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THE GREATEST PC GAMES OF ALL TIME

BALDURS GATE
HOW THREE DOCTORS BUILT A GREAT RPG, AND A GAMING EMPIRE. By Dan Griliopoulos
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THE MAKING OF

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INFO
FIRST REVIEWED PCG 65, 89% PUBLISHER Interplay DEVELOPER BioWare REQUIRES 1GHz CPU, 256MB RAM, 3D card LINK baldursgate.com INFLUENCED BY Dungeons & Dragons GET IT FROM gog.com

ts easy to think of your formative games as having sprung from nowhere. But talking to Dr Ray Muzyka co-creator of the seminal RPG Baldurs Gate and co-founder of BioWare pretty quickly disabused me of that notion. There are two groups of predecessors to Baldurs Gate. The first set come from BioWare itself, and the second are the games Dr Muzyka cites as inspirations. To understand BioWare, you need to understand both groups. BioWares founders were Dr Ray Muzyka, Dr Greg Zeschuck and Dr Augustine Yip. All three were medical students and graduated together, but Zeschuck and Muzykas first love lay elsewhere. Both of us were very passionate about videogames, says Muzyka. We played pretty much everything we could get our hands on growing up. Through the 1980s they played on a variety of systems, including consoles and the Apple II. We had a lot of passion and experience playing games, and we brought that to bear on the products we built. Driven towards software development, they pooled their savings and while working as GPs (or in Dr Muzykas case in the Emergency Room of a hospital) they started BioWare. The first products they released had nothing to do with games. BioWares initial output, programmed by the trio, was medical software designed to simulate subsystems of the human body, built while they were in med school. The first program was an acid-based physiology simulator, the second a gastroenterology patient simulator. Kind of entertaining but educational, recalls Muzyka. Though these were the trios first products, they didnt want to stick to doing that. It was tough to sell this educational software to universities, and the market, even back then, was already largely closed to newcomers. They sold the rights to the second piece of medical software to a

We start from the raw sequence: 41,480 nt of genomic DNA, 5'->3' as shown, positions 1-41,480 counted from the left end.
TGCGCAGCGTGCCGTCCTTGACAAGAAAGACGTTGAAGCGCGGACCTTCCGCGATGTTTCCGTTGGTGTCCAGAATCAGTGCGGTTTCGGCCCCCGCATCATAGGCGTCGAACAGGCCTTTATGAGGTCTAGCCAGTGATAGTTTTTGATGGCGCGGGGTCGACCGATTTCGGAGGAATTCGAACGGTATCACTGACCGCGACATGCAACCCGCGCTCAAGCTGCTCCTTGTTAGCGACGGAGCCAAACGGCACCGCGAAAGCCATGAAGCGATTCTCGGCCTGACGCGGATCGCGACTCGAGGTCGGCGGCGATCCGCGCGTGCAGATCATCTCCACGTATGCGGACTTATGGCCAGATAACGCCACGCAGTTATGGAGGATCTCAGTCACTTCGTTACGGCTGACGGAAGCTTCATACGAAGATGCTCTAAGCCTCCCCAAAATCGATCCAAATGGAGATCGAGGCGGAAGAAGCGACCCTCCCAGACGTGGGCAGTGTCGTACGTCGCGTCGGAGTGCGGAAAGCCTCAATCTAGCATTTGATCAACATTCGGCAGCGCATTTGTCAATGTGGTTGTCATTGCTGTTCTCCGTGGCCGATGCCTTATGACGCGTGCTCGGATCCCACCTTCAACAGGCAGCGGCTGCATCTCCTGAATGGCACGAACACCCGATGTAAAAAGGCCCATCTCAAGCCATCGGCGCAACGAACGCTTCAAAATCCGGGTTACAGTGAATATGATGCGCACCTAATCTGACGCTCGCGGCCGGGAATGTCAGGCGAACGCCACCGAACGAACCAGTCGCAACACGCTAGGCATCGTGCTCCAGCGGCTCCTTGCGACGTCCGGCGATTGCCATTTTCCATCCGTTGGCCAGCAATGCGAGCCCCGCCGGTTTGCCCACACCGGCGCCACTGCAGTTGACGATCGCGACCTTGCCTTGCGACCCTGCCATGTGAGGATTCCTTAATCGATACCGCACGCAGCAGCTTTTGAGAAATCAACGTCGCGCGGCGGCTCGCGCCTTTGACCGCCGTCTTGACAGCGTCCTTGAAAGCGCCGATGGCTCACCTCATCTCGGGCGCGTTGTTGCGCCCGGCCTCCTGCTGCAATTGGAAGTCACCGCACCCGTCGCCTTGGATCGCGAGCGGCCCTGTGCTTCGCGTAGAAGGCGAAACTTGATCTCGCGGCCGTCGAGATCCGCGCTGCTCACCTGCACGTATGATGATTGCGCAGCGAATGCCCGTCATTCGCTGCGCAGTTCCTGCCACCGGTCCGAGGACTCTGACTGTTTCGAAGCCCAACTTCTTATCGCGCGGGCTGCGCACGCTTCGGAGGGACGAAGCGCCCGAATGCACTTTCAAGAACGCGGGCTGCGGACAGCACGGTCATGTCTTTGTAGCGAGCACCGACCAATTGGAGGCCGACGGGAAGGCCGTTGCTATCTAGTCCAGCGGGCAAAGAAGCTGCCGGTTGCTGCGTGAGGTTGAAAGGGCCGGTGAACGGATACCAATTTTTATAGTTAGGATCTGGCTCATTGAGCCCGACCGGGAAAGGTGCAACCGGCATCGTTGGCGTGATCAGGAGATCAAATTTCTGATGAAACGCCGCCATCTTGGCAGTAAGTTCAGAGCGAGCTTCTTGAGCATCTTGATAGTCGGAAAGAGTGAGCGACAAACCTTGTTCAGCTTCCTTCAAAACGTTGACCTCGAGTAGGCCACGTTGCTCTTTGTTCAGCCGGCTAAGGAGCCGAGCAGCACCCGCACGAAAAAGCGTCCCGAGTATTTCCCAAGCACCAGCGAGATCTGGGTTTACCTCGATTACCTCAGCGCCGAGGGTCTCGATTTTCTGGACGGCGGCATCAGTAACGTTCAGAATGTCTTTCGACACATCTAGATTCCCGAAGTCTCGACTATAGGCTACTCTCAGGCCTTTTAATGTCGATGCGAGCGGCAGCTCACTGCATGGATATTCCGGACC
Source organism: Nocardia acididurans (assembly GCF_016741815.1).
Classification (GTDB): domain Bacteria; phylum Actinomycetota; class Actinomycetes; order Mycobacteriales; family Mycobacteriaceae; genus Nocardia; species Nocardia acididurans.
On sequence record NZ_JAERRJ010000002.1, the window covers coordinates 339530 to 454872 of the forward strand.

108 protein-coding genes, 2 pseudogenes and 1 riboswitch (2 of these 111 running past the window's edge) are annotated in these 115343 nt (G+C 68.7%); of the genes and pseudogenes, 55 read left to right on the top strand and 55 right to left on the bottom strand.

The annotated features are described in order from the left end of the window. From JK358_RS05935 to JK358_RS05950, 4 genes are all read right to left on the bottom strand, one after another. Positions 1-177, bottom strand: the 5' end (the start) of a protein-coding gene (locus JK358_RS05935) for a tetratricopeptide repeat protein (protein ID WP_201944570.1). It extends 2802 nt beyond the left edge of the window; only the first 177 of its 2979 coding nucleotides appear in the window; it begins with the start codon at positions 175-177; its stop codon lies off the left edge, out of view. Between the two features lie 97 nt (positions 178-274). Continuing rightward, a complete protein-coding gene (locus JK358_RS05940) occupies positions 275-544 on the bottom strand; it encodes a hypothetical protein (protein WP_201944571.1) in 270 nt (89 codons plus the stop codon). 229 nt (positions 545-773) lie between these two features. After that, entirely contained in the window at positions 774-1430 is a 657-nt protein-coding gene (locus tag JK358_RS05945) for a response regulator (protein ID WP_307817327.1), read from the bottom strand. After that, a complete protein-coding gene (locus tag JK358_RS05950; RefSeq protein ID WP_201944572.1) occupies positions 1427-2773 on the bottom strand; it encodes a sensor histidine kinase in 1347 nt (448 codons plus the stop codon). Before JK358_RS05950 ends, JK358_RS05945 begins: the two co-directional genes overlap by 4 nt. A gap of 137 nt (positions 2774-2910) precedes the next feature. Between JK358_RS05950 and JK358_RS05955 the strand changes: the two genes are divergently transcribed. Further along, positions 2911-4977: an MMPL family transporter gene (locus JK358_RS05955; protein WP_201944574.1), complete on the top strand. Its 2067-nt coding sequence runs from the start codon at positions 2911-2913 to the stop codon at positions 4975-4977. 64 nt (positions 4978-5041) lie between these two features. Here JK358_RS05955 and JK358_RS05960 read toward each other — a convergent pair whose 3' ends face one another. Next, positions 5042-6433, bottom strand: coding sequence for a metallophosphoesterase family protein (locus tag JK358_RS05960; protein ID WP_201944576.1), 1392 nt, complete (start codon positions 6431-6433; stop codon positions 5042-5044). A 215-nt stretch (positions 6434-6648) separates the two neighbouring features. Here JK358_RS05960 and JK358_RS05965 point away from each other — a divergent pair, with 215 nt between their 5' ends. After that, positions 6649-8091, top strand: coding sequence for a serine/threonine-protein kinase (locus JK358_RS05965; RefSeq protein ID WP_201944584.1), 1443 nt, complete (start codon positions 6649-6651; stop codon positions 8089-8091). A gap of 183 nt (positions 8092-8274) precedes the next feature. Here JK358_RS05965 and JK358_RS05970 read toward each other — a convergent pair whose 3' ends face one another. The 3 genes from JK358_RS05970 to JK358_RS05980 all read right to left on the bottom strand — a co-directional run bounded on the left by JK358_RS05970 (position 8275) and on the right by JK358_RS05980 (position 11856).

pharmaceutical company and looked for opportunities in games. Thankfully, they ran into some talented programmers who already had the barebone engine of a game, which they called Shattered Steel an early mech game. We said that well pay these guys, hire them, and try and get a publisher for it, recalls Muzyka. The doctors had both learned BASIC and assembly code on the Apple II, then trained in Fortran and Pascal at university, but their involvement in Shattered Steels programming was less than their involvement in writing the games backstory in the manual. They started doing what they became famous for: narrative. That, and management. And anything else that needed doing. Basically, were

While working as GPs, they started BioWare


trained as GPs, ER docs, Muzyka says. I was a jack of all trades, and thats what youre doing when youre running a company as well, a little bit of everything. They managed to get the game published by Interplay, after calling around all the major publishers of the time. We actually split the list up into what we viewed as the top ten publishers at the time and just started calling them in 93, 94, 95... after repeated calls from these doctors making videogames, all of them, pretty much, made an offer. It was a bit of a challenge, but our persistence, a good demo and some materials I put together with the team really paid off. In 1996, with the success of Shattered Steel under their belts, the duo moved onto another, more ambitious title: the first fantasy MMORPG, the ground-breaking Battleground: Infinity. I remember in our